September 1, 2016 Daniel Lioneye – Vol III (Album Review)
Who exactly are Daniel Lioneye? Hailing from Finland, Daniel Lioneye initially came together back in 2001 when HIM’s Guitarist Mikko “Linde” Lindström, Vocalist Ville Valo, and Bassist Mikko “Mige” Paananen were reportedly looking for an outlet away from the whirlwind of success and stress that came with their main band. Doing so with their debut album, The King Of Rock ‘n’ Roll, the tongue-in-cheek Psychedelic Rock album had fans talking. Different than HIM, Daniel Lioneye would be kept alive through the years, and in 2010 released Vol. II, a more Black Metal leaning record. Now in 2016, Daniel Lioneye, led by Linde Lindström on guitar/vocals, along with HIM mates Mige Paananen on bass and Burton on keyboards, along with Seppo Tarvainen on drums, return with the follow-up,Vol III. Released on The End Records as of August 19th, Vol III, yet again sees Daniel Lioneye take a different direction.
Beginning with an intro that slowly raises the volume, almost like a machine, there is a steady rhythm that could be created by some stamping and hammering. Entitled “Messier 0,” it prepares the listener for what is to come with the remainder of the record. With “Blood On The Floor,” the guitars and drums start by blasting razor-sharp Metal into the listener’s ears before the loud and energetic music is soon followed by strong vocals of Linde. Clean in their approach, the vocals are smooth, inviting, and atmospheric. A bit slower, “Break It Or Heal It” carries a strongly melancholic vibe as the deep lyrics come across sad, and slightly tragic. Bringing back the heaviness, “License To Defile” is a loud and thriving song which marches forward with fury. Complemented by slightly spacey keyboards from Tarvainen dancing in the backdrop, it is a heavy, trippy track. Next comes the album’s lead single, entitled “Ravensong,” and it is a beautiful melodic piece that sways back and forth in the ears and mind. Simply put, it is a magnificent way to lose one’s self within the confines of their own psyche.
Slightly more intense, “Alright” begins with heavy guitar shredding and growled vocals, making for a perfect Doom Metal song. The intensity releases slowly and unravels a still dark and rhythmic chorus before heaviness sets in once again as it becomes a surprise amidst the other songs. Then, “Baba Satanas” is something like a bright interlude, showing the exit out of the darkest cave, but then getting lost right in front of the escapee. Thereafter, “Aetherside” comes back strong and intense as guitars play amazing Rock riffs and the vocals set an evil tone.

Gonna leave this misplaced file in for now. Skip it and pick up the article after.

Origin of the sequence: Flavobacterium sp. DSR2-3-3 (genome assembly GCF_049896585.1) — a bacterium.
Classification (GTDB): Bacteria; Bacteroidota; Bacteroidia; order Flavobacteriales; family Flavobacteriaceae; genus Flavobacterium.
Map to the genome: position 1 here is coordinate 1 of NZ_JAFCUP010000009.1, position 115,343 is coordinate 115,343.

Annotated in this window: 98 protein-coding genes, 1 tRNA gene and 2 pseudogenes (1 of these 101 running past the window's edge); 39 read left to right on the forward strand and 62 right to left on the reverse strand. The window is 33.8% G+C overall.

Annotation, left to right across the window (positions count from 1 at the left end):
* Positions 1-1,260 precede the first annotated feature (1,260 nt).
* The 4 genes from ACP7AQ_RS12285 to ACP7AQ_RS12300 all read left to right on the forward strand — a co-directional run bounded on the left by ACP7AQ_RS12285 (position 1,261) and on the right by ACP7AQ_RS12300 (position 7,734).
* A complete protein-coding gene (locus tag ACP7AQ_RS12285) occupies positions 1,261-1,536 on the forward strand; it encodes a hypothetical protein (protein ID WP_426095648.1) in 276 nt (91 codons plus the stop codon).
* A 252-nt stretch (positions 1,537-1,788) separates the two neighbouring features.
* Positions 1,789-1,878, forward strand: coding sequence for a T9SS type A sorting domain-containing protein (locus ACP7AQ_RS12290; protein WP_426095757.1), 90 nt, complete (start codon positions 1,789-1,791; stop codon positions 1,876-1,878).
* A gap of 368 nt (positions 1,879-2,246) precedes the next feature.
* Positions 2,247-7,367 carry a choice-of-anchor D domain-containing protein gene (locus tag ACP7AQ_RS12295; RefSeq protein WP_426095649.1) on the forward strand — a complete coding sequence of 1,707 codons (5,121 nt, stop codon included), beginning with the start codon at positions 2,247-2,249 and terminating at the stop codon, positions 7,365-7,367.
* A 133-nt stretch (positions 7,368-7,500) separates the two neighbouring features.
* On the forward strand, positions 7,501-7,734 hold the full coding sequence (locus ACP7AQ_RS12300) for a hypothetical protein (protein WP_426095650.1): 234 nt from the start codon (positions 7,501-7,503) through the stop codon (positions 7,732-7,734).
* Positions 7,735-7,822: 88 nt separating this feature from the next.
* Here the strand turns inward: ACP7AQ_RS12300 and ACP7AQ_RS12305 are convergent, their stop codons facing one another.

Pulling it all together, “Dancing With The Dead” is a thriving song where the rhythm and melody perfectly align with the vocals. Reminiscent of an atmospheric track Katatonia may offer, it is yet another triumph on Vol III. Beginning with a marching sound that could also be mistaken as a rhythmic gun fire, “Oh God In Your Great Mercy” soon becomes a creepy piece with heavy guitar and keys laden in the background. A strong and demanding track, it reminds the listener it is not all fun and games out there. With little time left, “Mathematics Of The Storm” is a sway-along piece with soothing melodies while the distorted guitars mix up to one whole mash of music. This is before the final song, “Neolithic Way (2016),” which is probably the brightest on the album. Just as distorted and melodic as the previous, with a touch of Doom Metal, it will drag the listener along one last time and shake them to the core.
The brand new Daniel Lioneye album comes with twelve songs and has its own triste spirit. Somehow sad and melancholic, but also slightly hypnotizing, the music will wrap around the listener’s mind, resulting in a dream-like state. Vol III lasts for almost one hour and varies in pace and intensity, but each song carries its own darkness. Vastly different than their previous work, Vol III is a brilliant release, not only for fans of HIM, but for any fan of Melodic melancholy Rock. CrypticRock gives the album 4.5 out of 5 stars.